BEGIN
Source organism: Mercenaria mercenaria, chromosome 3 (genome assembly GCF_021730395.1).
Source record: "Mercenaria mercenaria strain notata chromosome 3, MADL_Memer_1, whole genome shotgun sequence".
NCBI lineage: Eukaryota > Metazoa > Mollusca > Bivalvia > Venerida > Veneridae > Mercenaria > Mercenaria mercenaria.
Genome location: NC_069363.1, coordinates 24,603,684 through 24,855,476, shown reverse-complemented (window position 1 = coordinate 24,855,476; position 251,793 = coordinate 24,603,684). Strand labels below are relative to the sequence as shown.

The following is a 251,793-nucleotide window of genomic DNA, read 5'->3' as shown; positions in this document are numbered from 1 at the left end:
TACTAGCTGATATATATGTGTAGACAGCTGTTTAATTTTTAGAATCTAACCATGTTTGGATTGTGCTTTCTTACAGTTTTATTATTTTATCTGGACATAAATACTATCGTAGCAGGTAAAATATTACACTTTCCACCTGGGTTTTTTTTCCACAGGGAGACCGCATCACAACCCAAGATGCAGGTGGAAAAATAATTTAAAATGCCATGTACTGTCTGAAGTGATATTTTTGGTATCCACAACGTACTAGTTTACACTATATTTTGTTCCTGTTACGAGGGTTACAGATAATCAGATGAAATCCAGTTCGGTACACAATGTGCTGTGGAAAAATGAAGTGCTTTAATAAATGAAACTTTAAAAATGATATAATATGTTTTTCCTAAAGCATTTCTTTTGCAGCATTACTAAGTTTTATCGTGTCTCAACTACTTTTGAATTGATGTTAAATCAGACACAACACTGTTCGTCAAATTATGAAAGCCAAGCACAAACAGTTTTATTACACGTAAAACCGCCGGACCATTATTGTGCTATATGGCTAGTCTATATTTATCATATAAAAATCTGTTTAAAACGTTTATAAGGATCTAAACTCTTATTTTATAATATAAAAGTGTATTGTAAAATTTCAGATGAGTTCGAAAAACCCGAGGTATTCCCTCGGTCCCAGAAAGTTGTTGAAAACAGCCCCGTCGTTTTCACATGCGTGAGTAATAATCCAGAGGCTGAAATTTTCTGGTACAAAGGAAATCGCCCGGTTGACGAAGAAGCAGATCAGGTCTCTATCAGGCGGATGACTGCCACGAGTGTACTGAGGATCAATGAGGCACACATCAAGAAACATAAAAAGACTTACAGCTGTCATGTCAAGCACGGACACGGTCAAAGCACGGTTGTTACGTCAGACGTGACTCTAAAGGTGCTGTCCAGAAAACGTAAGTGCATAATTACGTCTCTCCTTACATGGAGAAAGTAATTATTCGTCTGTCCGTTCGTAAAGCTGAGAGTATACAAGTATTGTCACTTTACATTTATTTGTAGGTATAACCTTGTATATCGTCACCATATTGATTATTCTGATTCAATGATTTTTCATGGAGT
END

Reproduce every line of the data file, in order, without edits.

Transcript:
Source organism: Mercenaria mercenaria, chromosome 3 (genome assembly GCF_021730395.1).
Source record: "Mercenaria mercenaria strain notata chromosome 3, MADL_Memer_1, whole genome shotgun sequence".
NCBI lineage: Eukaryota > Metazoa > Mollusca > Bivalvia > Venerida > Veneridae > Mercenaria > Mercenaria mercenaria.
Genome location: NC_069363.1, coordinates 24,603,684 through 24,855,476, shown reverse-complemented (window position 1 = coordinate 24,855,476; position 251,793 = coordinate 24,603,684). Strand labels below are relative to the sequence as shown.

The following is a 251,793-nucleotide window of genomic DNA, read 5'->3' as shown; positions in this document are numbered from 1 at the left end:
TACTAGCTGATATATATGTGTAGACAGCTGTTTAATTTTTAGAATCTAACCATGTTTGGATTGTGCTTTCTTACAGTTTTATTATTTTATCTGGACATAAATACTATCGTAGCAGGTAAAATATTACACTTTCCACCTGGGTTTTTTTTCCACAGGGAGACCGCATCACAACCCAAGATGCAGGTGGAAAAATAATTTAAAATGCCATGTACTGTCTGAAGTGATATTTTTGGTATCCACAACGTACTAGTTTACACTATATTTTGTTCCTGTTACGAGGGTTACAGATAATCAGATGAAATCCAGTTCGGTACACAATGTGCTGTGGAAAAATGAAGTGCTTTAATAAATGAAACTTTAAAAATGATATAATATGTTTTTCCTAAAGCATTTCTTTTGCAGCATTACTAAGTTTTATCGTGTCTCAACTACTTTTGAATTGATGTTAAATCAGACACAACACTGTTCGTCAAATTATGAAAGCCAAGCACAAACAGTTTTATTACACGTAAAACCGCCGGACCATTATTGTGCTATATGGCTAGTCTATATTTATCATATAAAAATCTGTTTAAAACGTTTATAAGGATCTAAACTCTTATTTTATAATATAAAAGTGTATTGTAAAATTTCAGATGAGTTCGAAAAACCCGAGGTATTCCCTCGGTCCCAGAAAGTTGTTGAAAACAGCCCCGTCGTTTTCACATGCGTGAGTAATAATCCAGAGGCTGAAATTTTCTGGTACAAAGGAAATCGCCCGGTTGACGAAGAAGCAGATCAGGTCTCTATCAGGCGGATGACTGCCACGAGTGTACTGAGGATCAATGAGGCACACATCAAGAAACATAAAAAGACTTACAGCTGTCATGTCAAGCACGGACACGGTCAAAGCACGGTTGTTACGTCAGACGTGACTCTAAAGGTGCTGTCCAGAAAACGTAAGTGCATAATTACGTCTCTCCTTACATGGAGAAAGTAATTATTCGTCTGTCCGTTCGTAAAGCTGAGAGTATACAAGTATTGTCACTTTACATTTATTTGTAGGTATAACCTTGTATATCGTCACCATATTGATTATTCTGATTCAATGATTTTTCATGGAGT